Global mining giant Rio Tinto markets itself as a ‘sustainable company’. But serious failures in its reporting, and its attempt to hold an Australian indigenous group to ransom, reveal a very different truth: the company is driven by a reckless pursuit of profit at any cost.
Rio Tinto uses its sustainability reporting to bolster the argument that it is a responsible company and therefore entitled to a license to operate.
Now, a global campaign is demanding that Rio Tinto live up to its sustainability claims.
Rio Tinto subsidiary, Energy Resources of Australia (ERA), has threatened the Mirarr people that if it is not allowed to expand its Ranger uranium mining operations underground, it may be unable to fully fund rehabilitation of the open pit mine.
The Ranger mine is located in the traditional lands of the Mirarr, the world heritage-listed Kakadu national park in Australia’s Northern Territory.
If ERA does not complete rehabilitation of the site, which suffered a radioactive spill last year, the water, air quality and soil in the area could be scarred with toxic radiation for generations.
‘It’s not our problem’
When a shareholder confronted Rio Tinto CEO Sam Walsh about this at the company’s April annual meeting, Walsh flatly refused to commit to full rehabilitation or take responsibility for the mess.
Walsh said it is a problem for ERA, not Rio Tinto: “We are clearly shareholders [of ERA], but it’s a matter for all shareholders and a matter for the ERA board.”
What he did not mention is that Rio Tinto is the controlling shareholder of ERA, and that five out of six ERA board members are current or former Rio Tinto employees.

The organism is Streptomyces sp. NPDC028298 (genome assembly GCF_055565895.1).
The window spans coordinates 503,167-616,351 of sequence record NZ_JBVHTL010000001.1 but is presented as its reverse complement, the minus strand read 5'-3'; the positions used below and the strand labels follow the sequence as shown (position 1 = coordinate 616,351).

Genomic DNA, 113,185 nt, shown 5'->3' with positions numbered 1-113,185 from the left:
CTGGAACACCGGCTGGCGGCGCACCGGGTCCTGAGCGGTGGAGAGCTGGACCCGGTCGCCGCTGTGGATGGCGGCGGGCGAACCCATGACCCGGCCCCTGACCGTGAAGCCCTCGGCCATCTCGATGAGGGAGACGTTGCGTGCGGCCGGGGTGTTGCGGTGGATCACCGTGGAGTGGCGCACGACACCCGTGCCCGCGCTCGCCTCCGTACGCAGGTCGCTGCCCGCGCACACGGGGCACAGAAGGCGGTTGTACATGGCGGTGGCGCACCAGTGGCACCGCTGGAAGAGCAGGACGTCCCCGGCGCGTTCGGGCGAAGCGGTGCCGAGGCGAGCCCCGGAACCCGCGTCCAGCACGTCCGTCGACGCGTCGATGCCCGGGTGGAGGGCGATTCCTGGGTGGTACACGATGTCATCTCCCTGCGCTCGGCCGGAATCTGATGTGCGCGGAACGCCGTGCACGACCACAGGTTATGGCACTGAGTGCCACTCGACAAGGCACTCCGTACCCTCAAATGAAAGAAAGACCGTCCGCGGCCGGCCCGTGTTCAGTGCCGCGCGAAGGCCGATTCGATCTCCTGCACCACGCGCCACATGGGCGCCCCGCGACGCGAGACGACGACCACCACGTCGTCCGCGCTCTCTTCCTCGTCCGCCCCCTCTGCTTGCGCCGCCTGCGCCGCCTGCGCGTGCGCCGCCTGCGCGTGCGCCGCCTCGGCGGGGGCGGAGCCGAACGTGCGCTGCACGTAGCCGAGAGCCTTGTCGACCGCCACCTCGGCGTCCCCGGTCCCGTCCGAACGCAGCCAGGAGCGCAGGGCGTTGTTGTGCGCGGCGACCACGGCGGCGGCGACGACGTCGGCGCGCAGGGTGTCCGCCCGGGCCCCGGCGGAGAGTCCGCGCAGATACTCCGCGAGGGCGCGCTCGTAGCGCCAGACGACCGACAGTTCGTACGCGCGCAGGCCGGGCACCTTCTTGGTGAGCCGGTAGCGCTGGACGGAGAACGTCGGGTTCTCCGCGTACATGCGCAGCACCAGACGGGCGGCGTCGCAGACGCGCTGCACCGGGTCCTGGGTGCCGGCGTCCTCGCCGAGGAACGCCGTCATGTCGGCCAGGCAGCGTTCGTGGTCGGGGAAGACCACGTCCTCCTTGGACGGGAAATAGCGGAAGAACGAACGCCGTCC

What’s more, in its latest sustainable development report, Rio Tinto unequivocally states that “ERA will make sure that when its operations come to an end, the Ranger Project Area will be safely closed and rehabilitated … “.
RT: sustainability ‘supporting our license to operate’
Rio Tinto is keen on sustainability reports. It produces them both at the global level and for many of its individual sites.
The reason why is neatly summed up in the title of its 2013 sustainable development report: “Supporting our license to operate”. In effect, Rio Tinto uses its sustainability reporting to bolster the argument that it is a responsible company and therefore entitled to a license to operate.
This tacit license is distinct from the authorisation it needs to operate each individual mine, such as land, water and air permits. However, it is just as important.
Unless it is seen as trustworthy, decision-makers will be reticent to grant mining rights to Rio Tinto. Without these rights, the company will have no way to make profits.
Fiction not fact – only 60% of sustainability claims are true
Much of the information that Rio Tinto reports on its website is subject to strict accuracy requirements. It mirrors the information it provides to securities regulators where Rio Tinto’s shares are traded.
But the company’s sustainability reporting is not subject to such controls. Rio Tinto states that its sustainable development reporting is in line with Global Reporting Initiative (GRI) guidelines, a voluntary set of rules used by 6,000 companies around the world.